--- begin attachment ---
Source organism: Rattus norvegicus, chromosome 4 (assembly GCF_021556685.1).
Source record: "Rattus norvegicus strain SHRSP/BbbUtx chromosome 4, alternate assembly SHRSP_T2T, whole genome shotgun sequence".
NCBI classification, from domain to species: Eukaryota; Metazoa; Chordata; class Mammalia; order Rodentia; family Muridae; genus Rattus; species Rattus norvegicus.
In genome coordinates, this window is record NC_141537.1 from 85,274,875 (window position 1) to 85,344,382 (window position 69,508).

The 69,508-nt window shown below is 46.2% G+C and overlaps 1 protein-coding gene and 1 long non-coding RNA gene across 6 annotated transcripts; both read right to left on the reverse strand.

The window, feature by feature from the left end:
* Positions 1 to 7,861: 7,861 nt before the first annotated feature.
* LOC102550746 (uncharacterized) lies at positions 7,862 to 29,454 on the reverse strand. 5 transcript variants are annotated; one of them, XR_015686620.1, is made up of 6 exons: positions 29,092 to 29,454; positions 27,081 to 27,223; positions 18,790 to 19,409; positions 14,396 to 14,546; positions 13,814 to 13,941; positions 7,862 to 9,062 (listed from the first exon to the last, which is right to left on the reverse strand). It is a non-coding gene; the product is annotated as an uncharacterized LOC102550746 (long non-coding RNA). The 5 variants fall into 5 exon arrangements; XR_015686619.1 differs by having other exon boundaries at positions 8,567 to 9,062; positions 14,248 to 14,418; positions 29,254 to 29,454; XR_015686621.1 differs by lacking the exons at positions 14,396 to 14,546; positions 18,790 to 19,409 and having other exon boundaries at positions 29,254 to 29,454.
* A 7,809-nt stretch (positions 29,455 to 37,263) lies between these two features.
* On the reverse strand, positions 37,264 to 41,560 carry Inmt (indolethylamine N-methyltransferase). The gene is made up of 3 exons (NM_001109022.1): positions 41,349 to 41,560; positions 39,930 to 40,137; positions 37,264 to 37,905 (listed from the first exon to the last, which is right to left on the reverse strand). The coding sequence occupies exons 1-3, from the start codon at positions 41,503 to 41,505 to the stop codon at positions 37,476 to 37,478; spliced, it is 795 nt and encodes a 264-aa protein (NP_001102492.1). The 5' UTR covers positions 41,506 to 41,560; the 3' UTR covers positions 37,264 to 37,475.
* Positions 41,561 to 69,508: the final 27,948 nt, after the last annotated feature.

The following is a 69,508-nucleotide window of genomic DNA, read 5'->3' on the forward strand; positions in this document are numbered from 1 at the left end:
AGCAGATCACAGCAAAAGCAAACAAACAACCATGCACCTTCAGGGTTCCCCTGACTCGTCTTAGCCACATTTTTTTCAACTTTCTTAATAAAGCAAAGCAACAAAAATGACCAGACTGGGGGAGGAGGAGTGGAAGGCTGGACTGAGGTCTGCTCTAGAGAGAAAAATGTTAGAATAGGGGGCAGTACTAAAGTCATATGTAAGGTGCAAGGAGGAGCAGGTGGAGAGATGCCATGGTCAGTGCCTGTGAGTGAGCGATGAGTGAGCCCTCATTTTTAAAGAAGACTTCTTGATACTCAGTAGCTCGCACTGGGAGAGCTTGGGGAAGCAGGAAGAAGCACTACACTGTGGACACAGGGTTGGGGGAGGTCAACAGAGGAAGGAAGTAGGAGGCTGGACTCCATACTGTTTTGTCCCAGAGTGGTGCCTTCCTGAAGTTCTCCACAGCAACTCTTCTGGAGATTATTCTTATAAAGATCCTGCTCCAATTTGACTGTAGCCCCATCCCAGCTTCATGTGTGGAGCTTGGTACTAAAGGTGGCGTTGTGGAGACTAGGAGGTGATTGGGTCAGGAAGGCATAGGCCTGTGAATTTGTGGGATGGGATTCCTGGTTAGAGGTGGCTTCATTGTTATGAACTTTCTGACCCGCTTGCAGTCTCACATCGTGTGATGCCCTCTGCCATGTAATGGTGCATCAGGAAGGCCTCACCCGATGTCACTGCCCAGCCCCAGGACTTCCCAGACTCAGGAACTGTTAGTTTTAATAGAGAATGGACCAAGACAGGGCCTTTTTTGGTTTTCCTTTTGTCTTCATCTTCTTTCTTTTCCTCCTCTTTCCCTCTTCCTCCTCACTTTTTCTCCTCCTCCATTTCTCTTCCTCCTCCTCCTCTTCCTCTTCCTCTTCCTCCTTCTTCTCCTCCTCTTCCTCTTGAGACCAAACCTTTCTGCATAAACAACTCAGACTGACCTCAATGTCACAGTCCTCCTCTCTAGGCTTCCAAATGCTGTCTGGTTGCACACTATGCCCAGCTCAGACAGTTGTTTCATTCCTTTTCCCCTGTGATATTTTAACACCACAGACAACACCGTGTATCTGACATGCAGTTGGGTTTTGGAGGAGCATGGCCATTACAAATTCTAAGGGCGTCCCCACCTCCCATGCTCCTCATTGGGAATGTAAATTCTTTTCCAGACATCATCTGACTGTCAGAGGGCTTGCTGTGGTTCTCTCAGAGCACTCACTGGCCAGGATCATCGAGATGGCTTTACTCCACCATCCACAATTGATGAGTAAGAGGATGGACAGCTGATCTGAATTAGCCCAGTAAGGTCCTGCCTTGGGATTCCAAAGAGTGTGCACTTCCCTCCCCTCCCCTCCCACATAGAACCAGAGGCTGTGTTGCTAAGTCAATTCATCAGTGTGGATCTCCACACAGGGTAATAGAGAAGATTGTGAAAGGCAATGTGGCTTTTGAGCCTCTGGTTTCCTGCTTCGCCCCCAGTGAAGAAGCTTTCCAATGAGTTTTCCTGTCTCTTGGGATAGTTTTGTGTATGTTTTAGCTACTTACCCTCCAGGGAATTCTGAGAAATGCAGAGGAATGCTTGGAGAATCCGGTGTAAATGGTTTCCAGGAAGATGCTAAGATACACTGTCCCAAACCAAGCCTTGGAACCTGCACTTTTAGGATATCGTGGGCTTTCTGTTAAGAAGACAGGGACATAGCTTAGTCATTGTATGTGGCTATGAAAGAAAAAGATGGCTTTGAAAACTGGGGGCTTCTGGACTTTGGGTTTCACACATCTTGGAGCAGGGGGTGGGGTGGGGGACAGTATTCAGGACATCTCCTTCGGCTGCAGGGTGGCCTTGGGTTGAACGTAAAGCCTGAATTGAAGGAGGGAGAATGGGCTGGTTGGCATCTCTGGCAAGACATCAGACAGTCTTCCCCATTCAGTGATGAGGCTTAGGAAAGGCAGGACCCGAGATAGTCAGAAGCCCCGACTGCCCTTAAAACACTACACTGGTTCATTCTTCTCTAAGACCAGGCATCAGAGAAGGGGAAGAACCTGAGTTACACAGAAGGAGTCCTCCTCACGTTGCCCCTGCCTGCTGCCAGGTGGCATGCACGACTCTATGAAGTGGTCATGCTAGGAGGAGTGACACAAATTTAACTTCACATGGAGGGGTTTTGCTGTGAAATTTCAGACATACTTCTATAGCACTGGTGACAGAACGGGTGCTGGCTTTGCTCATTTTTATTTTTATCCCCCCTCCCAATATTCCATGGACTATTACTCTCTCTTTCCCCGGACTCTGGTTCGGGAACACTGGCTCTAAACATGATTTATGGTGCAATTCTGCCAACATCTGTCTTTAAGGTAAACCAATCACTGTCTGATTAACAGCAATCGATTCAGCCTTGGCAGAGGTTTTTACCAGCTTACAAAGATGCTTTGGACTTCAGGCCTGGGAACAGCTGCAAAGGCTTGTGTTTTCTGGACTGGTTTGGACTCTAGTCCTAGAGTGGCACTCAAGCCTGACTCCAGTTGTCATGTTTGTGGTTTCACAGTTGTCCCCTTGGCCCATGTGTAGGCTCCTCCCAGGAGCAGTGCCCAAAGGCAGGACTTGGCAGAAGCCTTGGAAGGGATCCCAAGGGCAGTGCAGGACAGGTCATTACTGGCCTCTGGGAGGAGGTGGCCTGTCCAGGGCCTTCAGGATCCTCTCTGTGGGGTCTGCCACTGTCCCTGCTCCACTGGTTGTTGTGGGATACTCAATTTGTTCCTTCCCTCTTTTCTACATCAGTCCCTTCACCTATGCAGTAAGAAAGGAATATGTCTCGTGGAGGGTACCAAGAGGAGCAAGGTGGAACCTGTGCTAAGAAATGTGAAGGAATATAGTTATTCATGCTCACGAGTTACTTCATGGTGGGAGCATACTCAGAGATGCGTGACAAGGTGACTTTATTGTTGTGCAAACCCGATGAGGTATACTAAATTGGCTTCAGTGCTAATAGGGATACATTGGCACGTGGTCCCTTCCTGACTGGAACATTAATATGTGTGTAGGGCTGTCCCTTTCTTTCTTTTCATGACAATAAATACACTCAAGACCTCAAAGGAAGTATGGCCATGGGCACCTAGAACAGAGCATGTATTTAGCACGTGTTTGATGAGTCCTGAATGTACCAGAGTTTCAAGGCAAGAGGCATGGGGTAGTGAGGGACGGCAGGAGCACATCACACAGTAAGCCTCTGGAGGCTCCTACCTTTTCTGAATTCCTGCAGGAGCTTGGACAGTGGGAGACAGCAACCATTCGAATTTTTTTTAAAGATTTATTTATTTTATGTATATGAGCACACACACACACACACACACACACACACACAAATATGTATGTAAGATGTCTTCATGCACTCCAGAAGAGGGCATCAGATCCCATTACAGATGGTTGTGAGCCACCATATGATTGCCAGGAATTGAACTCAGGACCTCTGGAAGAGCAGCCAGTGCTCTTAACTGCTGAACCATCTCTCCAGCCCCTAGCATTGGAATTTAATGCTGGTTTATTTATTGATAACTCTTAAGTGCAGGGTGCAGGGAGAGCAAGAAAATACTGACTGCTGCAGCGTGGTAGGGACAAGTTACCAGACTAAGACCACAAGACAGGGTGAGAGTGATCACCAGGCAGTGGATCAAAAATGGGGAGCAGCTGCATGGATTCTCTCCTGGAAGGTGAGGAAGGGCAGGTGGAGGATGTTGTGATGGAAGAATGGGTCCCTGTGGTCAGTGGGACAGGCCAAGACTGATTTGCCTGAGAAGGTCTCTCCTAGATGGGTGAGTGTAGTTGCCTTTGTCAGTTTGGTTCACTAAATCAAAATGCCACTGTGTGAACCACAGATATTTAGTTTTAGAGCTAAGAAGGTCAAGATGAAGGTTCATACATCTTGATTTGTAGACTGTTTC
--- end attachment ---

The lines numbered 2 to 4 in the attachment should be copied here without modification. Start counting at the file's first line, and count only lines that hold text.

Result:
Source record: "Rattus norvegicus strain SHRSP/BbbUtx chromosome 4, alternate assembly SHRSP_T2T, whole genome shotgun sequence".
NCBI classification, from domain to species: Eukaryota; Metazoa; Chordata; class Mammalia; order Rodentia; family Muridae; genus Rattus; species Rattus norvegicus.
In genome coordinates, this window is record NC_141537.1 from 85,274,875 (window position 1) to 85,344,382 (window position 69,508).